Trastuzumab biosimilar HLX02 shows equivalency in HER2+ breast cancer
The trastuzumab biosimilar HLX02 was equivalent to the reference trastuzumab in terms of overall response rate (ORR) in women with HER2*-positive (HER2+) breast cancer, along with similar safety profile, reveals a study presented at ESMO Asia 2019.
“Trastuzumab is not widely accessible around the world due to its high cost. The entry of more affordable versions of trastuzumab such as HLX02 could open up treatment access,” said lead author Dr Xu Binghe from Cancer Hospital Chinese Academy of Medical Sciences in Beijing, China.
HLX02 showed equivalent ORR at 24 weeks — the primary endpoint — as the reference trastuzumab (71.0 percent vs 71.4 percent; p=0.952). The risk difference in ORRs between the two arms was -0.4 percent (95 percent confidence interval [CI], -7.4 to 6.6), which fell within the predefined equivalence margin of ±13.5 percent. [ESMO Asia 2019, abstract LBA6]
Similar disease control rate at week 24 (83.0 percent vs 84.3 percent; p=0.646) was also seen between HLX02 and the reference drug. In addition, median progression-free survival at interim analysis of 24 weeks was 11.7 months with HLX02 vs 9.69 months with trastuzumab (p=0.079).
All other secondary analyses at week 24 also supported therapeutic equivalence between HLX02 and the reference trastuzumab, including ORRs at weeks 6, 12 and 18, duration of response, clinical benefit rate, and overall survival.
Furthermore, HLX02 showed similar range of clinical benefit rate (78.6–86.8 percent vs 79.3–82.4 percent) as well as disease control rate (80.6–95.4 percent vs 86.9–89.2 percent) as the reference trastuzumab across all populations, be it the overall population, Asians vs non-Asians, or Chinese vs non-Chinese patients.
Most of the patients (98 .8 percent) had at least one adverse event (AE), with similar incidence of AEs (n=6,610 vs 6,788) and treatment-emergent AEs (n=6,464 vs 6,638) reported at week 24 in the HLX02 vs the reference trastuzumab group. There was also no difference in immunogenicity between the two groups.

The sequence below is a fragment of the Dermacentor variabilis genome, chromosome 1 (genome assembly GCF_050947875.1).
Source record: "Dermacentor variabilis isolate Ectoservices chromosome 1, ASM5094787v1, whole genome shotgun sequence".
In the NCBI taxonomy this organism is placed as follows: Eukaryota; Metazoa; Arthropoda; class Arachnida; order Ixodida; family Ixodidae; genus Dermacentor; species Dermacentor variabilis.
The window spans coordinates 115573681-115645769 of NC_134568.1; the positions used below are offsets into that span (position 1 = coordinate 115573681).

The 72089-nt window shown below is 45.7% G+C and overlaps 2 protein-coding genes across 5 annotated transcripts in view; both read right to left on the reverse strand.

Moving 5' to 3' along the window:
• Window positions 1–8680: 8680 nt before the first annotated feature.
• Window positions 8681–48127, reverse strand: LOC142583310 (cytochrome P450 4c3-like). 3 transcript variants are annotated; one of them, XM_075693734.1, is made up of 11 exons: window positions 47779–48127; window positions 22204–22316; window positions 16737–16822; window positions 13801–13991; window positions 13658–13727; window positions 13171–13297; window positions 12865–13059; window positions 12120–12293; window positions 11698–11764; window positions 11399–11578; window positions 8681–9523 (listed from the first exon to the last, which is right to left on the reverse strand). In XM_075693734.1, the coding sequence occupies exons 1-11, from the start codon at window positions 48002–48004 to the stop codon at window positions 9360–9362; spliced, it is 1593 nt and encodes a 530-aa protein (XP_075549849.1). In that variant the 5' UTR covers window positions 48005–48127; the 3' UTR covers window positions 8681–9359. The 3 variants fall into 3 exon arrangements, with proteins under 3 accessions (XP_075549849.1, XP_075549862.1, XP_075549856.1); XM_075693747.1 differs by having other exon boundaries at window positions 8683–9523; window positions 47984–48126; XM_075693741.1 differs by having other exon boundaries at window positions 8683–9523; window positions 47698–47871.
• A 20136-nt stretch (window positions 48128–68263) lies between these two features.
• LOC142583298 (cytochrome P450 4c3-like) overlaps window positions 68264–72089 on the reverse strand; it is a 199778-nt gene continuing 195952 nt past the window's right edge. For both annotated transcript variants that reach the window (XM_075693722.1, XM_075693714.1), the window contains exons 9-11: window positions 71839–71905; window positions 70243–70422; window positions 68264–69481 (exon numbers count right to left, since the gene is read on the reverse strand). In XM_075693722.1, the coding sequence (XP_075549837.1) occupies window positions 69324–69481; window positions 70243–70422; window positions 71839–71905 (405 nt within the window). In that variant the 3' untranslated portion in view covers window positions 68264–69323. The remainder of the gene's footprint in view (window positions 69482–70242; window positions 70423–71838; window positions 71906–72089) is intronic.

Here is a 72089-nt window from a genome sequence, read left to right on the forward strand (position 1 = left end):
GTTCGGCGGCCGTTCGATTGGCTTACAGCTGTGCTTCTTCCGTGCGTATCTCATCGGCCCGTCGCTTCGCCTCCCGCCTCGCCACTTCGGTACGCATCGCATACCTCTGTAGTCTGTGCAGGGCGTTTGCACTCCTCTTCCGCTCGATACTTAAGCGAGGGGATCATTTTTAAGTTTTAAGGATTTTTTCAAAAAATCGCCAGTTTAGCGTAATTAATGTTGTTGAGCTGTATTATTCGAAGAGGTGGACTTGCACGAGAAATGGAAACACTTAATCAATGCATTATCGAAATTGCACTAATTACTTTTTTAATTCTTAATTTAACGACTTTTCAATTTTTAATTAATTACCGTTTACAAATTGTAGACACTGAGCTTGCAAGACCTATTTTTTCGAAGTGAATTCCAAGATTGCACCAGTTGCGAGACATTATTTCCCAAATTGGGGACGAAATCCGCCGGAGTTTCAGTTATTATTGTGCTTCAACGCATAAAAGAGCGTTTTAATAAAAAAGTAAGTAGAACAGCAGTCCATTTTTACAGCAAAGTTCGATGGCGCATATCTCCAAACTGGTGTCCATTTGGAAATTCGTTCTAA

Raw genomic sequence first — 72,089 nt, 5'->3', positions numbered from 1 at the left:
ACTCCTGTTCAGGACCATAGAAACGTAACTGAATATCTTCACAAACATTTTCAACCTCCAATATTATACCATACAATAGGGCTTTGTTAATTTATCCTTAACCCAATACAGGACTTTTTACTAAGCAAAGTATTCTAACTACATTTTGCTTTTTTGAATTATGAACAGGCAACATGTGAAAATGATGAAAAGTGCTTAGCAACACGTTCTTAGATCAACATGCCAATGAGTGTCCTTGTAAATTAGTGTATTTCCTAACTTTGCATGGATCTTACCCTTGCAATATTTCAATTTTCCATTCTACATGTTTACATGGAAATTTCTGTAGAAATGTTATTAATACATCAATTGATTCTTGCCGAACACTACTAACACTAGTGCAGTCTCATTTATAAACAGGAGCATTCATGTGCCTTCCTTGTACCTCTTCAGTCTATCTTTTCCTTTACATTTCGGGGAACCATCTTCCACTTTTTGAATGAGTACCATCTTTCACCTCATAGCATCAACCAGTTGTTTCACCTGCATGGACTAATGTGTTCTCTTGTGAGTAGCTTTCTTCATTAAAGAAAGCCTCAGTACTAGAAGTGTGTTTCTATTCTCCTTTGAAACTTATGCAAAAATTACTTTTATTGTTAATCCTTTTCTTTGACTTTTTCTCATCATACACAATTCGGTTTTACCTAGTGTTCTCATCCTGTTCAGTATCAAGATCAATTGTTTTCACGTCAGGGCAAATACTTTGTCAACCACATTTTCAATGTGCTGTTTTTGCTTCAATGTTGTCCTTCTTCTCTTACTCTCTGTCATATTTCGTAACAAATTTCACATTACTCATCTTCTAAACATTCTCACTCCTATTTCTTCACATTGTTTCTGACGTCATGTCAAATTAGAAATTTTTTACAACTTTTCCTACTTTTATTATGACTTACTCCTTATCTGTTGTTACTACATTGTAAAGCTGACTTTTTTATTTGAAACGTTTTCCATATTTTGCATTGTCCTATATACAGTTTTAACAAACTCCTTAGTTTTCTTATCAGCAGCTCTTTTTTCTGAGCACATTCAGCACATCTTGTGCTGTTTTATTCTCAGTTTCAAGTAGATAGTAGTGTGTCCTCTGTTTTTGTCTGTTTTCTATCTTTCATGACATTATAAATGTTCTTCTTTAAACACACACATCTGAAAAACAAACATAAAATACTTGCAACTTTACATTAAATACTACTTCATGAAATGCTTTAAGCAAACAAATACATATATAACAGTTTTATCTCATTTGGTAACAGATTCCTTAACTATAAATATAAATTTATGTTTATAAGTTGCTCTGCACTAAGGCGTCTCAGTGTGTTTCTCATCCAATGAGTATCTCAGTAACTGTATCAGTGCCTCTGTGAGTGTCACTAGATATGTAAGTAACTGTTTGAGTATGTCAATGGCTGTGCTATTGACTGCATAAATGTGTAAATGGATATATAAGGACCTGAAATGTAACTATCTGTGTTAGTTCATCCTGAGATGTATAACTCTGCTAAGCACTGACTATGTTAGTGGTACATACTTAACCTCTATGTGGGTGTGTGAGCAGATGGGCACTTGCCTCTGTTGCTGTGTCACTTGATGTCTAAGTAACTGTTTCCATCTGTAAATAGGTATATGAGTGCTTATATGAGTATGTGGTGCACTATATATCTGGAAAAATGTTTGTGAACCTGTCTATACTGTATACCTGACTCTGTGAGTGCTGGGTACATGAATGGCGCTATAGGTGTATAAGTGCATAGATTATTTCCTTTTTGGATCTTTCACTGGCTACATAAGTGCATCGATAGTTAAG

“[All] efficacy and safety analyses of HLX02 at week 24 supported the conclusion of biosimilarity without clinically meaningful differences with [the reference drug],” Xu concluded.
In the double-blind, multicentre, phase III trial, 649 patients with HER2+ recurrent or previously untreated metastatic breast cancer were randomized 1:1 to receive 8 mg/kg of either HLX02 or the reference trastuzumab developed in Europe. Treatment was initiated together with docetaxel on day 1 cycle 1, followed by 6 mg/kg dose in 3-weekly cycles, up to 12 months. The women were recruited from China, the Philippines, Ukraine, and Poland.
Trastuzumab, the standard of care for patients with HER2+ breast cancer, has been shown to confer significant survival benefit in these patients but access to treatment has been limited by cost, particularly in regions with financial constraints.
“The development of biosimilars means that more women will have access to potentially life-saving HER2-targeted therapies because of the cost-savings they provide. Development of biosimilars introduces competition and potentially lowers the price of drugs,” said Dr Rebecca Dent of the National Cancer Centre, Singapore, who was not affiliated with the study.
“As more biosimilar therapies are being developed there is also a need for vertical integration of the biomarkers that identify patients who will benefit,” she added, alluding to access to HER2 status testing.
Xu agreed, saying “HLX02 has a clear potential to drive down spending on HER2+ cancer treatment.”
Currently, there are other trastuzumab biosimilars that have been approved in Europe. HLX02 is the first trastuzumab biosimilar manufactured in China. The interim results were under review by the CNMPA** and EMA for approval of HLX02, which would add a further option in the future.